The Online Journal & Network of ASPA’s
Section for Public Management Practice
American Society for
Good Governance Worldwide Blog
Global Breezes – February 2017
Good Governance Worldwide Forum: Global Migration, Refugee Crises & Police-
Plans are now set for our pre-
The Good Governance Practice event has been scheduled to take place at the ASPA conference site in Atlanta (Sheraton Atlanta Hotel, 165 Courtland Street NE – Room: Atlanta 3)
The forum is an outgrowth of the 2017 ASPA Annual Conference theme – Reflecting on Challenges, Harnessing Opportunities – and aims to bring together practitioners and applied academics to help illuminate these challenges and to share and discuss promising case illustrations from across the global community of practice. The agenda is as follows:
4:15 PM – Welcome & Introductions: Warren Master, Editor-
Global Migration, Managing Refugee Crises and Police-
Moderator: William Waugh, PhD, Professor, Department of Public Management & Policy, Georgia State University
Presenter: Don Klingner, PhD, University of Colorado Distinguished Professor, MPA Director, School of Public Affairs,
Topic: Human Security Consequences of Global Migration: Public Management
Presenter: Hugo Renderos, PhD, Consultant, Consilium Group Advisors, Chairperson, ASPA’s International Chapter
Topic: Mitigating the Refugee & Migration Crisis in Central America's Northern Triangle
Presenter: David Simpson, Managing Director of Programs and Compliance
Volunteers for Economic Growth Alliance
Topic: Fostering Improved Police-
5:45 PM – Forum Adjourns
6:00 PM – Collaborative Section & Chapter Business Meeting
State of the Sections & Chapters (focus on opportunities to collaborate)
Plans & Priorities for 2017-
Election of SPMP Officers
Other Related Breezes
In the past year, there have been many posts on our Web site that illustrate good governance challenges pertinent to the March forum theme and panelist presentations. A few that should generate questions for our panelists might include:
After Fukushima: Citizen Preparedness for Nuclear Emergencies, by Itoko Suzuki – Last year marked the fifth anniversary of the devastating nuclear disaster caused by the Fukushima Daiichi Nuclear Power Station (NPS) accidents. ‘Fukushima’ brought human tragedy and unprecedented economic loss to Japan. Radiation is still leaking.
Still today tens of thousands of evacuees are still unable to return to their contaminated home towns. ‘Fukushima’ is not over and will continue for more than a century, much like Chernobyl.
Although triggered by gigantic tsunamis, following the Great East Japan Earthquake that occurred March 11, 2011, ‘Fukushima’ was a man-
The major lesson is that government must continue to prepare for the potential risks and crises of all Japanese NPS until they are decommissioned and buried in final storage. The world does not yet possess the necessary technology or have any feasible storage available for terminating the use of NPS. Preparedness means 1) the government makes emergency response management plans and informs citizens and 2) local citizens near the NPS must be provided with awareness education on NPS risks, including occasional drills for evacuation.
The question for our professional community is: What is the state of preparedness today?
The Syrian Refugee Crisis: A Perspective from Jordan, by Blake Evermon
The Syrian refugee crisis is nothing short of a growing humanitarian emergency in the Middle East, and its impact on Jordan has been especially difficult. It is estimated that 9 million people have fled Syria since March 2011 and that another 6 million are displaced within Syria. European states have recently pledged to accept over a million Syrian refugees in the coming year, with Germany alone pledging to receive 800,000.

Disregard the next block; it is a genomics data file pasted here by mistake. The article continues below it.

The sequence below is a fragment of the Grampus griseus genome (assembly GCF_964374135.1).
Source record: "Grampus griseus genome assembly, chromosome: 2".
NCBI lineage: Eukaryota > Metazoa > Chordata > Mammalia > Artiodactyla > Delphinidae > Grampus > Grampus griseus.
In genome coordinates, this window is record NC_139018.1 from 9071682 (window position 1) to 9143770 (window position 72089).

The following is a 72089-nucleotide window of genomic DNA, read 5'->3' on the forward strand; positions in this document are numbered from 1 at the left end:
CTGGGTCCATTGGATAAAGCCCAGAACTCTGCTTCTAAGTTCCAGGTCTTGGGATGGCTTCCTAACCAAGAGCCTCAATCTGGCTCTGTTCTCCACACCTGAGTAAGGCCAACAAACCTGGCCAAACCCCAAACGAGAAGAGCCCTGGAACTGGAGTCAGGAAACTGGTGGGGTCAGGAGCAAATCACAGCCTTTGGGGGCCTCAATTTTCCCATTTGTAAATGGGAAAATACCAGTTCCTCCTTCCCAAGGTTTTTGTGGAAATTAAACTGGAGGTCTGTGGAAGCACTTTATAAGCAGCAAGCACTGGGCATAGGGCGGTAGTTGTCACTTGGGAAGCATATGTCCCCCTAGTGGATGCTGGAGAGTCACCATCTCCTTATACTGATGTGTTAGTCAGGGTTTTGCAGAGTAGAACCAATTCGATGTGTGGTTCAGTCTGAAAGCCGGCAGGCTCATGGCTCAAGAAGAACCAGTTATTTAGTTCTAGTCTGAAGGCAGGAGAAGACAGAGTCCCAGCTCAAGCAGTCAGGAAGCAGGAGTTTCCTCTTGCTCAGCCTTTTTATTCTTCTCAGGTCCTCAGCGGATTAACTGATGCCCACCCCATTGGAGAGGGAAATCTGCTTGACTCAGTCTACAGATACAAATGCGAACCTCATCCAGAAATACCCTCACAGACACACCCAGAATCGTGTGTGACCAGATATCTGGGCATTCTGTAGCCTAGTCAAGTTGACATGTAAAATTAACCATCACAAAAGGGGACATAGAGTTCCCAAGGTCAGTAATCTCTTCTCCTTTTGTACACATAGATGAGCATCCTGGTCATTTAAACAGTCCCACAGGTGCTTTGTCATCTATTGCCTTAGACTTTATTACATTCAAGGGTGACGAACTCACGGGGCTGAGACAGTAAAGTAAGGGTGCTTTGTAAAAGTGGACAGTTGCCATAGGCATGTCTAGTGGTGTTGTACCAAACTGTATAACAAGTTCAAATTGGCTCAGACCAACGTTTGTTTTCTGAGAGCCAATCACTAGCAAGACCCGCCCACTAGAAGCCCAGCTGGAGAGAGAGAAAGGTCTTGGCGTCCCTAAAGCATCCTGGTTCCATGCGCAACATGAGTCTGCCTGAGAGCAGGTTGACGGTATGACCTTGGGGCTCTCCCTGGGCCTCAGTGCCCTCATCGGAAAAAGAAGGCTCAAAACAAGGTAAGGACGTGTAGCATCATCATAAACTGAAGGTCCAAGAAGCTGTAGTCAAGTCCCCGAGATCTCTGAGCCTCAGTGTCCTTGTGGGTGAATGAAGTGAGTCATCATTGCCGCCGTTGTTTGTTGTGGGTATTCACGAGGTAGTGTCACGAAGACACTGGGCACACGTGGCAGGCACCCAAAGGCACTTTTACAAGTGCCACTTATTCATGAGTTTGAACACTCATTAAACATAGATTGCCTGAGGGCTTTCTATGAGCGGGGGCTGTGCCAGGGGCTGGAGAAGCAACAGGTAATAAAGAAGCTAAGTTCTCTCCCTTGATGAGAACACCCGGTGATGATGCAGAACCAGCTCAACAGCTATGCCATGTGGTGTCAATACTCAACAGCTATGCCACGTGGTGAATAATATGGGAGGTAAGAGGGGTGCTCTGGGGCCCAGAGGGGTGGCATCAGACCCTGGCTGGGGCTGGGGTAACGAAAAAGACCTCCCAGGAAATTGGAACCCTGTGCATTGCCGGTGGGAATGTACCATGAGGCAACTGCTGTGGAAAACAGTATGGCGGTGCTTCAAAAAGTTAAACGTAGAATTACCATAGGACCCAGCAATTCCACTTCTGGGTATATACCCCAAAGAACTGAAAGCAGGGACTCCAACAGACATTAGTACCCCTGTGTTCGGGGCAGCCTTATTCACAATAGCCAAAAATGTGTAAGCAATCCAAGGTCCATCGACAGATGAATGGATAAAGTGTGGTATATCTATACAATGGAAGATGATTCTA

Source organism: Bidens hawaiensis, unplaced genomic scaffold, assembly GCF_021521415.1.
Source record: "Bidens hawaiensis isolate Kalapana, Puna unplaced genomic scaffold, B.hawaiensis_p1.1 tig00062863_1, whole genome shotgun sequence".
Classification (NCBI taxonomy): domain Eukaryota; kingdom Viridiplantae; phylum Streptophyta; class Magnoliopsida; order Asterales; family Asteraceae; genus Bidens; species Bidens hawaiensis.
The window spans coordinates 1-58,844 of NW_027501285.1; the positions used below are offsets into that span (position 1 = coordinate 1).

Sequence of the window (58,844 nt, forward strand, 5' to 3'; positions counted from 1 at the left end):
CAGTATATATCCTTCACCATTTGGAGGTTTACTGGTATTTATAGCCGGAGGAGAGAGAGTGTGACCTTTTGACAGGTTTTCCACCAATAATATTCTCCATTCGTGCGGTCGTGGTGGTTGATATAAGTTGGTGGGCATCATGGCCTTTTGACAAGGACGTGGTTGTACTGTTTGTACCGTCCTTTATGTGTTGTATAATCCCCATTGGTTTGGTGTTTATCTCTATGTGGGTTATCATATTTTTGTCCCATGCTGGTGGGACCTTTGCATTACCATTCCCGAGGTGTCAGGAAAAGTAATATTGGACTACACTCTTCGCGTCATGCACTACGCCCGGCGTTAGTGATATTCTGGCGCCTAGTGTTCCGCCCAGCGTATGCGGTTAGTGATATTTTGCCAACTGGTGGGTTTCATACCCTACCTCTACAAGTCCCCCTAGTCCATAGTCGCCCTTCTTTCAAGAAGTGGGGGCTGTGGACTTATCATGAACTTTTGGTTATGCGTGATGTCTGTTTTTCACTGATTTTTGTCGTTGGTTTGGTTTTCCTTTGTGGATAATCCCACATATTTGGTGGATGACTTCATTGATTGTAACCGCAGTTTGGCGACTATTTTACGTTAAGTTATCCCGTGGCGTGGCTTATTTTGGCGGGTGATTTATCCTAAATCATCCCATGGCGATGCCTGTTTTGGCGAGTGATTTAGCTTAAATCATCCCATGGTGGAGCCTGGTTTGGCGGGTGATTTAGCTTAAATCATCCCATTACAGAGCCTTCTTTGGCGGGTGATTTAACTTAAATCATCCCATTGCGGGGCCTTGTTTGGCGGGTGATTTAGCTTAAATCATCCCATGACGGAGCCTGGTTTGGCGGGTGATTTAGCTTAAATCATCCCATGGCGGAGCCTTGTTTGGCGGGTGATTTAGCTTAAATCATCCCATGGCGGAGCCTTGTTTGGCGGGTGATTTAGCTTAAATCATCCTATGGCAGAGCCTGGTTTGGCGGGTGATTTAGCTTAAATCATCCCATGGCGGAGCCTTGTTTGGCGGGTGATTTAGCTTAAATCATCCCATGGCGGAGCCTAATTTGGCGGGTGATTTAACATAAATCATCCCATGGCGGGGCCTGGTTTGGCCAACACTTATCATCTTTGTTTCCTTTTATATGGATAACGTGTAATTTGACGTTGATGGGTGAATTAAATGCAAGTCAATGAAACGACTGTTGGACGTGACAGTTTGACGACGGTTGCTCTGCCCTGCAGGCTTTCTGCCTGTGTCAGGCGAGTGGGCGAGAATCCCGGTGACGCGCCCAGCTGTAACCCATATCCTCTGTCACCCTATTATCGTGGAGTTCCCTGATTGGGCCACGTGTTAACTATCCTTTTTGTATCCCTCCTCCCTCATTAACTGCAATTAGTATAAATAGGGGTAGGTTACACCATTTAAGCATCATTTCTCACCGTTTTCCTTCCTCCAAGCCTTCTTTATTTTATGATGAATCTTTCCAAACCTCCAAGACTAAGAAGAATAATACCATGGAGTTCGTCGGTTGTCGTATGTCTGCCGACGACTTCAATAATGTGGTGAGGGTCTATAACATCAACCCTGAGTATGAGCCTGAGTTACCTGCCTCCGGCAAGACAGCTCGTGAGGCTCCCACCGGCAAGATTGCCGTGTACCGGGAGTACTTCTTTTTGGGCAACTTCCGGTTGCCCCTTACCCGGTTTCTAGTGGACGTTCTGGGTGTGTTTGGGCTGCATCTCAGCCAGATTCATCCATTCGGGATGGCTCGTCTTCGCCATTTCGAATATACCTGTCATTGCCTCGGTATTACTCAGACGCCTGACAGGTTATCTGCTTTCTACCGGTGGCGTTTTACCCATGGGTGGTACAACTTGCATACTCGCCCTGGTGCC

But what is often asked is why the Muslim-
Many Middle Eastern countries face challenges when dealing with mass migration and Jordan is no exception. Despite being a relatively poor country, Jordan is charged with the formidable burden of accommodating a large numbers of refugees—nearly half of the national population. Jordan’s economy is among the smallest in the Middle East and it faces high unemployment, poverty, large budget deficits and heavy reliance on foreign aid. The country’s national infrastructure and social service programs face tremendous strain that is heightened by the Palestinian, Syrian and Iraqi refugee crises.
The United Nations Relief and Works Agency (UNRWA) and the United Nations High Commissioner for Refugees (UNHCR) were formed to mitigate these crises. The UNRWA and the UNHCR estimate that over the last 60 years 2.7 million Palestinian and Iraqi refugees have arrived in Jordan to await repatriation and resettlement in their home countries. There are currently 10 UNRWA camps and 16 UNHCR camps located in Jordan that house approximately 1 million documented refugees—many others have no documentation at all. Jordan is home to the largest Palestinian refugee population and the second largest Iraqi refugee population in the world.
The question for our international public management community is: What is the state of play today and what must be done to move forward with alacrity?
Refugee Resettlement: An Emergency Management Issue, by Grant E. Rissler
In wealthy economies, migration policy is a controversial issue but rarely thought of in terms of emergency management. Instead, natural disasters or large-
The drama, painted in stark relief, shows the limits to national sovereignty that countries face as they attempt to strike a balance between humanitarian values (often specified in international treaties) and the mandate to manage the flow of migrants. Even as numerous countries welcomed large numbers of migrants, the challenge of long-